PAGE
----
A Night on the Bare Mountain [Sorochintsy Fair version]
Boris Godunov – Coronation Scene; Boris’s Monologue; Boris’s Death Scene
Piano Concerto No.1 in D flat, Op.10
Prince Igor – Polovtsian Dances
Sir John Tomlinson (bass)
Louis Lortie (piano)
City of Birmingham Symphony Chorus
City of Birmingham Symphony Orchestra
Reviewed by: Alexander Campbell
Reviewed: 26 July, 2008
Venue: Royal Albert Hall, London
The evening opened with the choral version of Mussorgsky’s Night on the Bare Mountain, the City of Birmingham Symphony Chorus on lusty form as the forces of evil enjoying their night-time rite suitably encouraged by the fulsome sounds of Sir John Tomlinson’s Chernobog (and tenor David Hoadley) and some very vibrant playing from the CBSO. Sadly, this version is rarely heard – not even in the version left incorporated as part of the opera “Sorochintsy Fair”, for it offers an interesting variation on the more familiar (Rimsky-Korsakov arranged) orchestral version.
Tomlinson was then the focus for three of the great moments from “Boris Godunov”, the Tsar at three stages in his political career – firstly with doubts as to his accession, then as the autocrat as his confidence is irretrievably shattered by Shuisky’s insinuations about his involvement in the murder of the tsarevich, and finally as the dying ruler. Tomlinson, with his long experience in the role, brought these moments vividly to life even within the vast spaces of the Royal Albert Hall.
His voice, although no longer quite the focussed instrument it once was, still has enormous power, projection and character and there are few basses around who can create such a theatrical atmosphere in such a short time, and have an audience closely following every nuance of the text. He had good, if slightly untidy support from the Chorus in the ‘Coronation Scene’, but the sense of ‘crowd’ was palpable.
Thomas Adès set somewhat flaccid tempo, which did not quite evince the spectacle and excitement that the passage needs. It felt slightly muted – and while that might be appropriate for the feelings of Boris himself you need the exhilarating counter of the crowd to Boris’s more reflective thoughts. The percussion section made a pretty good clamour with the various bells and it was good to have the important contribution of the piano in the early moments of the scene brought to the fore. The two ‘Monologues’ were more successful, however, but one was so intent on listening to Tomlinson that the sterling accompaniment remained in the background.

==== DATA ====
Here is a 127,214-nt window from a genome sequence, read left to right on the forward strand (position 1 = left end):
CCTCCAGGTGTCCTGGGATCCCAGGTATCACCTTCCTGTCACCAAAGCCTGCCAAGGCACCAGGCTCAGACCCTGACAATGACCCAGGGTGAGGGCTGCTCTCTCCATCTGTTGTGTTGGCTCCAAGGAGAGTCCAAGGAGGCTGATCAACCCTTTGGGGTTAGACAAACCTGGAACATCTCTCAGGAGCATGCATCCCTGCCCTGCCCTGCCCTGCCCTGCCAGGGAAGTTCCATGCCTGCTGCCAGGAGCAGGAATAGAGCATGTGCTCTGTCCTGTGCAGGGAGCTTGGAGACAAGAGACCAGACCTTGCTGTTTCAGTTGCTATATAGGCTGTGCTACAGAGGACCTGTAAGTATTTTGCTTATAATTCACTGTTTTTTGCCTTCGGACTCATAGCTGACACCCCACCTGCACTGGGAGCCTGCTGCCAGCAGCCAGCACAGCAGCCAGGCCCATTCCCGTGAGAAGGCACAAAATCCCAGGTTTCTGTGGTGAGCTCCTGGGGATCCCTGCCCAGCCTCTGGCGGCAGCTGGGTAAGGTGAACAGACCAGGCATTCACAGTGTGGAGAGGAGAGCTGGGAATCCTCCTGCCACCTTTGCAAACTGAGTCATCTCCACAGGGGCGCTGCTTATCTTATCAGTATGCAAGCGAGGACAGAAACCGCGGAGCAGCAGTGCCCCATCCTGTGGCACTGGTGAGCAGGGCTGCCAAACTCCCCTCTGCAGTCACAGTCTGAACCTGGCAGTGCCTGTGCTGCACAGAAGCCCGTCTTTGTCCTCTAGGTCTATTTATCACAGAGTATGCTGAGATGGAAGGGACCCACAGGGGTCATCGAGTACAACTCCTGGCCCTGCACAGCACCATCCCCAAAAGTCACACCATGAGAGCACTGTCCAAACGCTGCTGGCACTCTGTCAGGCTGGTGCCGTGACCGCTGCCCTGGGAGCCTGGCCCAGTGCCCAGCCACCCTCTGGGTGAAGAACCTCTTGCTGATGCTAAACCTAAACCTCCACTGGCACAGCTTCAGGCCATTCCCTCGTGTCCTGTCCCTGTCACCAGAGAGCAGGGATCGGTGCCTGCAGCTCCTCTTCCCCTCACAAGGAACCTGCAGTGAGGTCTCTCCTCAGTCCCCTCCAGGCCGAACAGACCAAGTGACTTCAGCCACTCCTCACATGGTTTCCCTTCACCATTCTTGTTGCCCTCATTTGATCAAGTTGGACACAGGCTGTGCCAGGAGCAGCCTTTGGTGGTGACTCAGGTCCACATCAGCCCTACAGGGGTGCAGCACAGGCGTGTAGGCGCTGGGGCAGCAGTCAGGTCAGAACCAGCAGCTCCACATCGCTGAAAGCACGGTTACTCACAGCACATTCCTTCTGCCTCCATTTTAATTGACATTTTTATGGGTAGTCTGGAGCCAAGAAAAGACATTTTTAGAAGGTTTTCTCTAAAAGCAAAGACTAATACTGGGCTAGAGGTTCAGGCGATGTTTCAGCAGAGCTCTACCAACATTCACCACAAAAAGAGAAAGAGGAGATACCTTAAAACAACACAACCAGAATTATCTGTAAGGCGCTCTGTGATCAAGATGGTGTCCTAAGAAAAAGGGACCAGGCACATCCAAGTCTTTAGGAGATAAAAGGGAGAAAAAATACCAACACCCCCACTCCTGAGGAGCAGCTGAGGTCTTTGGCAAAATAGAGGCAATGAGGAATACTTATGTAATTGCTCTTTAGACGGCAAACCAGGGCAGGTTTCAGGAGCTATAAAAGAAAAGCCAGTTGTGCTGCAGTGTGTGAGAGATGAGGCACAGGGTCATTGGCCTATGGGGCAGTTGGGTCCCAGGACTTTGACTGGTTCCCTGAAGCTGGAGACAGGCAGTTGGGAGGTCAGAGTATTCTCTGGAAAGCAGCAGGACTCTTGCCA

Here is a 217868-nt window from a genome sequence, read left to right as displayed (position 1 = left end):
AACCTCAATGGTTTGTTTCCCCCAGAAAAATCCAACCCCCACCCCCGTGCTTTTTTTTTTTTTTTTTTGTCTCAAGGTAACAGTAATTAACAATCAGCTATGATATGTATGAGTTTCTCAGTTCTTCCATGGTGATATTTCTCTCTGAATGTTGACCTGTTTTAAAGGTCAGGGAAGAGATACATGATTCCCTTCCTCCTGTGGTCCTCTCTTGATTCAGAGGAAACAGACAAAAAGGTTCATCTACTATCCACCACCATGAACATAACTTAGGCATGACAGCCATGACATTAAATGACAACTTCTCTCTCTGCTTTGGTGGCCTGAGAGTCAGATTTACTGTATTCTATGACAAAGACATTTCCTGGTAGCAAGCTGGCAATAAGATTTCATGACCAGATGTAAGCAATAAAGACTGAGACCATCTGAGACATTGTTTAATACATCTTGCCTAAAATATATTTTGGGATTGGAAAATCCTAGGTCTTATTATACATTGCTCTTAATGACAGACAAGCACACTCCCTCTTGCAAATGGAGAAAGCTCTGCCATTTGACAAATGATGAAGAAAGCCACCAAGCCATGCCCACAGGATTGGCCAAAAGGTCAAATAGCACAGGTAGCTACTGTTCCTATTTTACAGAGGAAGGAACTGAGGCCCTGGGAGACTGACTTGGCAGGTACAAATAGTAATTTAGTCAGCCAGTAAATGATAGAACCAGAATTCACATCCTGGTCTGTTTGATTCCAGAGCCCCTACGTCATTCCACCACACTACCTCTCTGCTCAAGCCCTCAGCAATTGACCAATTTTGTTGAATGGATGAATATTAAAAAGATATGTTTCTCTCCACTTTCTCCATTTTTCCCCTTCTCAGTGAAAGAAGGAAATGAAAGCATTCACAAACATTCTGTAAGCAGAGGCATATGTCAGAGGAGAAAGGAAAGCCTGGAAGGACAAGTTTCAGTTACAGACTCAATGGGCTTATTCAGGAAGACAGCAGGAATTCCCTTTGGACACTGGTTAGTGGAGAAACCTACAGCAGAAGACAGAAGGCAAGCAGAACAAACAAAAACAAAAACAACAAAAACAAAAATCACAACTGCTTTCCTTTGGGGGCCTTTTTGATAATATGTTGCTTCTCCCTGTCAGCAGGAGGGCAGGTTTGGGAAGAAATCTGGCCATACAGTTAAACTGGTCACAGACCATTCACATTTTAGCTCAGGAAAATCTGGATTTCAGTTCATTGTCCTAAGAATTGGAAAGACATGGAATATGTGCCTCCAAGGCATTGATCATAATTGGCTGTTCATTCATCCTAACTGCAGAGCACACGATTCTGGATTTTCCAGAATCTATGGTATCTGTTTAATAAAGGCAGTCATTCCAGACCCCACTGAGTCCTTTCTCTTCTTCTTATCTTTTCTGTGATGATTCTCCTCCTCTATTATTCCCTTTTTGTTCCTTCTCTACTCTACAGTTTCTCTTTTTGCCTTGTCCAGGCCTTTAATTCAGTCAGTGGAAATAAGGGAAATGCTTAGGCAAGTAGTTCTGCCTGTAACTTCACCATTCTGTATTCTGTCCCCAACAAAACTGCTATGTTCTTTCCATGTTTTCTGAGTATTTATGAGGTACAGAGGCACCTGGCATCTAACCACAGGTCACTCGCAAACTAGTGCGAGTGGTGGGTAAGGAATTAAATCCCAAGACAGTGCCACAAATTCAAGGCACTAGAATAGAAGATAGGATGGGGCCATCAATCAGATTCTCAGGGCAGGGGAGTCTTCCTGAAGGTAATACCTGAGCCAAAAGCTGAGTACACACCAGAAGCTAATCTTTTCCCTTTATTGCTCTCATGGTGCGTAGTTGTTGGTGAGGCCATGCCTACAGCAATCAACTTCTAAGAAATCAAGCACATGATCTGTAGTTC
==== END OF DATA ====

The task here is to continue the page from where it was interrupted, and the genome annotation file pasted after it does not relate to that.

After the first interval we had Adès conducting his own work, Tevot, written for Berliner Philharmoniker and Simon Rattle, eminently approachable music and very satisfying. The muted and glassy transparent start of the work gradually builds the tension to moments where a calming and choral-like theme enters to bring a short-lived pacifying moment. There follow passages with Messiaen-like percussive effects to enliven a spirited lilting theme that is continually developed into a sort of dance of some complexity. It was a shame that the resolution and solace-providing final moments were marred by too-early applause.
After a second interval (was this really necessary?), there was a scintillating account of Prokofiev’s First Piano Concerto given by Louis Lortie; one that managed the tricky balance between bringing out the work’s late-Romantic aspects and their more-Modernist rhythmic development. The middle section was nicely reflective – some very beautiful clarinet playing at the start – and the finale excitingly moderated. Adès and the CBSO proved alert and collaborative accompanists.
The concert closed with an exuberant performance of the ‘Polovtsian Dances’ from Act Two of “Prince Igor”, preceded by the short passage of dances from the start of the same act with soprano Anna Dennis giving a charming account of the song of the Polovtsian girl. In the middle of the Dances proper bass Graham Titus sang Khan Konchak’s brief interjection (offering the captive Igor his pick of the dancing girls). The Chorus again made much of the acclamatory passages and the Dances certainly had brio if little dynamic variety.